People might think “pork” when they think about ribs. But beef ribs have increased in popularity. That’s because they have more meat, are tender if cooked properly and work well not only for making a rack of ribs, but also for adding great flavor to stews and soups.
Beef ribs are “more indulgent than pork ribs,” according to the BBC, and they’re absolutely right. Rib meat offers you the chance to make “fall off the bone” barbecue ribs, great sandwiches and flavorful soups. They also good to braise and to marinate in the liquid concoction of your choice.
The rib also is the source for one of the most delicious, popular streaks in the world: the ribeye.
The Cuts of Beef
The flavor profile of beef depends on the cut. Many consumers might remain unaware of this. Chuck meat, for example, is great for burgers and the ground meat for tacos, while the tender and marbled loin beef produces famous steaks such as the porterhouse or T-bone.
Beef is typically divided along primal cuts. These cuts are: Chuck, rib, loin, round, flank, short plate, brisket and shank. Sub-primal cuts are taken from these primal cuts. For example, the loin can include the short loin, top loin and bottom loin.
From those sub-primals, butchers create portion-sized cuts for consumers to buy.
Where The Ribs Are Located
Beef rib meat has grown in popularity as people have come to realize that it offers exceptional flavor, The heart of the rib primal also produces great steaks, such as the prime rib.
The rib primal cut typically runs along the back of the cattle between the fifth or sixth rib to the 12th or 13th rib. Most rib primal cuts contain seven ribs. It’s bookended by the chuck at the front of the cattle and the loin toward the rear.
Dishes Using the Rib
The entire primal cut is a rib roast from which the steak cuts are made. For example, a ribeye steak is typically made up of the meat between the bones. A rib steak will contain a piece of the bone. The relatively new cowboy steak is essentially a thicker cut rib steak.
Then, of course, there’s the grill. Ribs are a staple at many backyard barbecues and other social events, and beef ribs can be cut as short ribs or larger ribs to satisfy any appetite. And because they come from a section just below the ribeye, they have additional flavor.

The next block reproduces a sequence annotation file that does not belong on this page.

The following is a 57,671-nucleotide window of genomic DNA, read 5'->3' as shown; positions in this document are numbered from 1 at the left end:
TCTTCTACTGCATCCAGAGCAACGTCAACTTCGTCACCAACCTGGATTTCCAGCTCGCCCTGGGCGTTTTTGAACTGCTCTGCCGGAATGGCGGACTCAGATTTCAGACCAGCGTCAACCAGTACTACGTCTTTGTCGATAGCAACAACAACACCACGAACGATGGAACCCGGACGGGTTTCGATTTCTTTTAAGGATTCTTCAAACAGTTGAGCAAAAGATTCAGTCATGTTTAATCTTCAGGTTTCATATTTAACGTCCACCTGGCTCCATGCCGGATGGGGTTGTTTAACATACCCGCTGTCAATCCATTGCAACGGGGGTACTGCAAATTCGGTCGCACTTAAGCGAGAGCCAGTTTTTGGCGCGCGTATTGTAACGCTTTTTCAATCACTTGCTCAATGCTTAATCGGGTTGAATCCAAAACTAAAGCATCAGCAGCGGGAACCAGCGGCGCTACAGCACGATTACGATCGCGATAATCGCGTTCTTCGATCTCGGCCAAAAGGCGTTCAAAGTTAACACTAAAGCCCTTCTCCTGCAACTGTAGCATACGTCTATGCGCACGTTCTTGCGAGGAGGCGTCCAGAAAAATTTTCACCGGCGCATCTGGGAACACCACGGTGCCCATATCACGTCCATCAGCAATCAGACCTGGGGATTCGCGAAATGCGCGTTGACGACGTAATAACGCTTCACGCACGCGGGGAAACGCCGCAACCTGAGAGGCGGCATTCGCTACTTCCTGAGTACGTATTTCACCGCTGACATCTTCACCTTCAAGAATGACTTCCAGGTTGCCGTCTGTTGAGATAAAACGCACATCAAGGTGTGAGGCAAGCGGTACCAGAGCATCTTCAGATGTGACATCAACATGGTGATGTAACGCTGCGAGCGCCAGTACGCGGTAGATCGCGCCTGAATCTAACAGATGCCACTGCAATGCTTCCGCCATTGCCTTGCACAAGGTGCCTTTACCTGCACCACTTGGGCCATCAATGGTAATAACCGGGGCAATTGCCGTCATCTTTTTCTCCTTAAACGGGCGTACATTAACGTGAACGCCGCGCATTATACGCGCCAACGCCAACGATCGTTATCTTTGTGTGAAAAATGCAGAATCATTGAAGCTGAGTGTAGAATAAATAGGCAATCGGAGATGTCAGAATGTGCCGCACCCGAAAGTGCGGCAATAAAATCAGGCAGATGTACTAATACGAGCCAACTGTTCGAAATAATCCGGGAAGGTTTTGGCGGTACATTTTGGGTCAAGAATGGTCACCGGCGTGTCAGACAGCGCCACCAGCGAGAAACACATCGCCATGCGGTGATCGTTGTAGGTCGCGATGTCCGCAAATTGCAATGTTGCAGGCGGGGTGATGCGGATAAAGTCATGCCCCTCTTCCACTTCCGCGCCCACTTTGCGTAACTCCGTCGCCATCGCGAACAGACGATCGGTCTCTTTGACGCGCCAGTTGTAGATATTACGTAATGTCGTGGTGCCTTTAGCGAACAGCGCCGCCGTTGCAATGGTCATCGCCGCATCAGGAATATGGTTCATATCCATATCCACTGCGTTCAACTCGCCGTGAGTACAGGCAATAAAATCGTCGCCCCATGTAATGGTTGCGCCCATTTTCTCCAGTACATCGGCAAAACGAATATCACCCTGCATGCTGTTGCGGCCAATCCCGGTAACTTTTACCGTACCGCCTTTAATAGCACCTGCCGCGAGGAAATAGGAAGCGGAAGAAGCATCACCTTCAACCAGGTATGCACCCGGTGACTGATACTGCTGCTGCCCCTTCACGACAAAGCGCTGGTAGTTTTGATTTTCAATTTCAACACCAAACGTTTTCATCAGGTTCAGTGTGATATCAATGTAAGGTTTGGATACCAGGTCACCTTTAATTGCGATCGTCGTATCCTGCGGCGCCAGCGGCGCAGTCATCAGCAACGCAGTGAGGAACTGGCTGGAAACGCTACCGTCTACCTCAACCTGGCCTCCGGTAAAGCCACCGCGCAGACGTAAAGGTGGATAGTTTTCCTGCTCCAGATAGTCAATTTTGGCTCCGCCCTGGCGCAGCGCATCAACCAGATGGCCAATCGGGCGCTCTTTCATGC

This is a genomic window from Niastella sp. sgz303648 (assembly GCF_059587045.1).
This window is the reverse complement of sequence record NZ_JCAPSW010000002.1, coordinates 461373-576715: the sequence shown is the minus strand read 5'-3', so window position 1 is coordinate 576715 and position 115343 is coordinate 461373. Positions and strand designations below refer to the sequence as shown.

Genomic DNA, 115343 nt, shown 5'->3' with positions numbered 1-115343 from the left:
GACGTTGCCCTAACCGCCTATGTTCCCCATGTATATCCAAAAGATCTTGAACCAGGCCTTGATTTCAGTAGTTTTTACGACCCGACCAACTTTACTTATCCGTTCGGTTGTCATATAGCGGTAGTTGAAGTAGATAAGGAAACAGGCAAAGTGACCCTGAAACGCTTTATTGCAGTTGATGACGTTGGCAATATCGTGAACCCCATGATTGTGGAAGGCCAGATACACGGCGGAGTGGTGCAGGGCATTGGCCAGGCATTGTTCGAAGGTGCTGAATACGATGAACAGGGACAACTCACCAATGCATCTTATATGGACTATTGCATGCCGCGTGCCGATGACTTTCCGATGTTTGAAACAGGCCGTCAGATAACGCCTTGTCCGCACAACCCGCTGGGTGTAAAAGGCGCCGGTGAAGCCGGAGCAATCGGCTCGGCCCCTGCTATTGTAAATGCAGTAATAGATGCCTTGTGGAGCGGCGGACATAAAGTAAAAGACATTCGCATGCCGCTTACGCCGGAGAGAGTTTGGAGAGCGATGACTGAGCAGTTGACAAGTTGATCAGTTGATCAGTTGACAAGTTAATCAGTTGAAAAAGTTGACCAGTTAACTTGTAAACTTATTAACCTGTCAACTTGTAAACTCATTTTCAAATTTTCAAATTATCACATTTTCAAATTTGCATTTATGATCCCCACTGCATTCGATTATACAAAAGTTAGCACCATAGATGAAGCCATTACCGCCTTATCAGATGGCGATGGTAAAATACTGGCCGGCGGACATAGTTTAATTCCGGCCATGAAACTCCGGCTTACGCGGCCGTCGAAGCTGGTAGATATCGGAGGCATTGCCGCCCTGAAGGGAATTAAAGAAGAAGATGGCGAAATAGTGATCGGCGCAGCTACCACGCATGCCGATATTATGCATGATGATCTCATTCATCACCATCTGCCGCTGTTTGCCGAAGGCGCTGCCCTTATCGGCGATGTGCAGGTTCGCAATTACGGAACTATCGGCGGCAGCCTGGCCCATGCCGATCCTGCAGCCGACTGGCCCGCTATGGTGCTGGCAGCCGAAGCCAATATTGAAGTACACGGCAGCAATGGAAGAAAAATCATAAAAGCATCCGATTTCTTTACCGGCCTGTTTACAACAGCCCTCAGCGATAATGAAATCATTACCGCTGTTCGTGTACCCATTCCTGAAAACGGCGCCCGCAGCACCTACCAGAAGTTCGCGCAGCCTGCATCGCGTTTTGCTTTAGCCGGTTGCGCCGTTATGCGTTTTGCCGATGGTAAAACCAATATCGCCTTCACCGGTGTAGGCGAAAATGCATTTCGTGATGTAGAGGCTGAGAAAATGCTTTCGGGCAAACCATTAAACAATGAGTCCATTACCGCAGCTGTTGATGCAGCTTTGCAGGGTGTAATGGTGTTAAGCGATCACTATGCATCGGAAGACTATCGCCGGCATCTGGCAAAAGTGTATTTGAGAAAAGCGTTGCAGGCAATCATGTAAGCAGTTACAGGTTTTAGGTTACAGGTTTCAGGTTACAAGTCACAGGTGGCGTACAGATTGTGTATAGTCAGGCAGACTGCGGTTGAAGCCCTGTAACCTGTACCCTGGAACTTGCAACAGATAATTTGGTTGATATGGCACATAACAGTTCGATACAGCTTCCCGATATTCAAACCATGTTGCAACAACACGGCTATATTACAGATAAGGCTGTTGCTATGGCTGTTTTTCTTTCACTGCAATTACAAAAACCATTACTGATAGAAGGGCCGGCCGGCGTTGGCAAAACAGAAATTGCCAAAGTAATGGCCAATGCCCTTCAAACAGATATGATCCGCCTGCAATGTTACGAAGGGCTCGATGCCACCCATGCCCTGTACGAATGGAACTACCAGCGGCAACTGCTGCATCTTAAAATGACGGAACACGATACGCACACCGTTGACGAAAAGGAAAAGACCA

The rib primal cut also makes for the perfect slow-cooked holiday roast.
Beef ribs are typically the source of galbi, better known in the U.S. as Korean barbecue short ribs. These are usually served raw and then cooked on a grill at the table.
In Asian cuisine, the ribeye meat also is cut into thin strips that is used in stir fry or to make satay. Ribeye also is often the source for beef in sushi rolls that contain thin strips of meat.
Other Uses for Rib Cut
Every country and distinct cultures have found uses for the rib primal cut.
You can flavor stews with any cut of beef. But rib beef lends itself to this task because of its flavor profile. An example of this comes from British chef James Martin, who offers this recipe for making a beef stew with fluffy dumplings that he calls the “ultimate cold-weather comforter.”
The French style bone-in ribeye is a lot like the cowboy steak, with the extra meat and fat cut off the bone, exposing it like a “handle” on the steak. It’s served in some places with French Fries.
And, of course, there is the prime rib steak. Butchers usually cut the prime rib steak from the entire prime roast after it is cooked. That means it’s usually marinated in its own juices as it was slow-cooked as a standing rib roast. The point is, it is tender and flavorful and considered one of the best steaks you can eat.
The rib primal cut provides one of the widest varieties of dishes of any primal cut. Getting a rib roast sets you up to enjoy rib beef in many different (and very tasty) ways.